Current season

On November 19, 2004, the Detroit Pistons were involved in a massive brawl at the Palace of Auburn Hills during a losing home game against the Indiana Pacers. After fouling Pistons' Ben Wallace, Pacer Ron Artest was hit by a cup while lying down on the scorer's table. This caused Artest to rush into the stands and attack some fans. Other Pacers such as Jermaine O'Neal fought with fans who had walked onto the court. A month later, five Pacers and seven fans were charged after being involved in the "basketbrawl."

See also: The Malice at The Palace.

Presently, the Pistons are considered a strong contender to win a second consecutive title in 2005. Seeded second in the Eastern Conference in the playoffs, they defeated the Philadelphia 76ers 4-1 and then rallied from a 2-1 deficit to finish off the Indiana Pacers 4-2. In the conference finals, the Pistons again fell behind, three games to two, but then won the final two games to defeat the Miami Heat and become Eastern Conference Champions. In the process, the Pistons became the first team to win a game 7 on the road since the L.A. Lakers did so at the Sacramento Kings in 2002.

The Pistons are currently facing the San Antonio Spurs in the NBA Finals, the first two games of which were played at the SBC Center in San Antonio. Games 3 and 4 and 5 will be played at The Palace of Auburn Hills, and games 6 and (if necessary) 7 will be in San Antonio. The Spurs have won the first two games, and Detroit the second to, all by margins of 15 to 31 points. Game 5 is scheduled for Sunday, June 19th at The Palace of Auburn Hills at 9 P.M. Eastern on ABC.

Current Roster

Starters

  • SF - #22 Tayshaun Prince (Kentucky)
  • PF - #36 Rasheed Wallace (North Carolina)
  • C - #3 Ben Wallace (Virginia Union)
  • SG - #32 Richard "Rip" Hamilton (UConn)
  • PG - #1 Chauncey Billups (Colorado)

Reserves

  • G - #30 Carlos Arroyo (Florida Int'l)
  • C - #41 Elden Campbell (Clemson) - free agent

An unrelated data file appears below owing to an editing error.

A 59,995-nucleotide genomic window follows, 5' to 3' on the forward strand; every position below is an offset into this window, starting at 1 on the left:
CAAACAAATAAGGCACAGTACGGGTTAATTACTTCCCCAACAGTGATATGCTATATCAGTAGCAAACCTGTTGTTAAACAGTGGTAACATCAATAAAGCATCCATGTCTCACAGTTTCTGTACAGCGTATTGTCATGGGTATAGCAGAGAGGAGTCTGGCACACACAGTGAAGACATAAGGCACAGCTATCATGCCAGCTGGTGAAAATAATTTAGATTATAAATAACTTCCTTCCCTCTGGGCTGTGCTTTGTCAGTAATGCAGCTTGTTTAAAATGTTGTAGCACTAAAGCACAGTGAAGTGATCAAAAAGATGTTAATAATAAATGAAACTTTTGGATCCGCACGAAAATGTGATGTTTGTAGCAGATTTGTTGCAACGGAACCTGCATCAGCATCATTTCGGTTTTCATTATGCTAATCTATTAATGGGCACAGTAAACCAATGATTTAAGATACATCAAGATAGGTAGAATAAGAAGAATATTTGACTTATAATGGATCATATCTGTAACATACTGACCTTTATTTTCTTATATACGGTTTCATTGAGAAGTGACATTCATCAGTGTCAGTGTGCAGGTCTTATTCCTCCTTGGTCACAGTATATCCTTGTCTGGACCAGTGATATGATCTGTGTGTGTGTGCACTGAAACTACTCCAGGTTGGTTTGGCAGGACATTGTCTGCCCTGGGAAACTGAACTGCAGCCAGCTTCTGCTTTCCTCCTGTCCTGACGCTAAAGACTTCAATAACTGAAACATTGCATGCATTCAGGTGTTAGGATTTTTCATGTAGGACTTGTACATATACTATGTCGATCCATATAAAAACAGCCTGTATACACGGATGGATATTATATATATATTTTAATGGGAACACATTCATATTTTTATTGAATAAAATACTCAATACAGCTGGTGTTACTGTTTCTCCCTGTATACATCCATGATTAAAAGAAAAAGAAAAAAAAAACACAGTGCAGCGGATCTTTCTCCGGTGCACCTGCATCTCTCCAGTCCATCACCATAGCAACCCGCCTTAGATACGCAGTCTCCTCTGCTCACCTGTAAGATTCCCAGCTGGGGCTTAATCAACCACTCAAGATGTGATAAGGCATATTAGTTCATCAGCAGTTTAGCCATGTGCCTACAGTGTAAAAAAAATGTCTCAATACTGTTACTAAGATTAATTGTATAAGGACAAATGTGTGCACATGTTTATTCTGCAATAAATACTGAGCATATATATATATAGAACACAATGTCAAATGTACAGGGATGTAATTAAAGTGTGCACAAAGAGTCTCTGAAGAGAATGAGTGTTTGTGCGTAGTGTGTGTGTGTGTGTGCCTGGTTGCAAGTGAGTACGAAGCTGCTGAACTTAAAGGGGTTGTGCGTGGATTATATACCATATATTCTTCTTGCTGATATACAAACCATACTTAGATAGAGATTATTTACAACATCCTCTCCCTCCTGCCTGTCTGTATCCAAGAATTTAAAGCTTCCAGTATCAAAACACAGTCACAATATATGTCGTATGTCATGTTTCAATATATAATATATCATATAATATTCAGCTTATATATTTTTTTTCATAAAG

• G-F - #20 Carlos Delfino (Argentina)
  • F - #12 Ronald Dupree (LSU)
  • F - #8 Darvin Ham (Texas Tech) - free agent
  • G - #10 Lindsey Hunter (Jackson State)
  • G - #5 Horace Jenkins (William Paterson) - restricted free agent
  • F-C - #24 Antonio McDyess (Alabama)
  • C - #31 Darko Miličić (Serbia)

Players of note

Basketball Hall of Fame Members:

  • Dave Bing
  • Bob Lanier
  • Earl Lloyd (inducted as a contributor, not as a player or coach)
  • Isiah Thomas
  • Chuck Daly (Inducted as Coach)

Not to be forgotten:

  • Adrian Dantley
  • Grant Hill
  • Rick Mahorn
  • Dennis Rodman
  • John Salley
  • Jerry Stackhouse

Retired numbers:

  • 2 Chuck Daly (never played in the NBA; represents the two NBA championship teams he coached)
  • 4 Joe Dumars
  • 11 Isiah Thomas
  • 15 Vinnie Johnson
  • 16 Bob Lanier
  • 21 Dave Bing
  • 40 Bill Laimbeer

Coaches and others

Basketball Hall of Fame Members:

  • Larry Brown
  • Chuck Daly
  • Earl Lloyd (inducted as a contributor, not as a player or coach)
  • Gregory Johnson

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Basketball Hall of Fame Members:. 1974-03 1321 -1107. Reserves. 1988- Jerry Sloan 823 - 440. Starters. 1981-88 Frank Layden 277 - 294. Eastern on ABC. 1979-81 Tom Nissalke 60 - 124.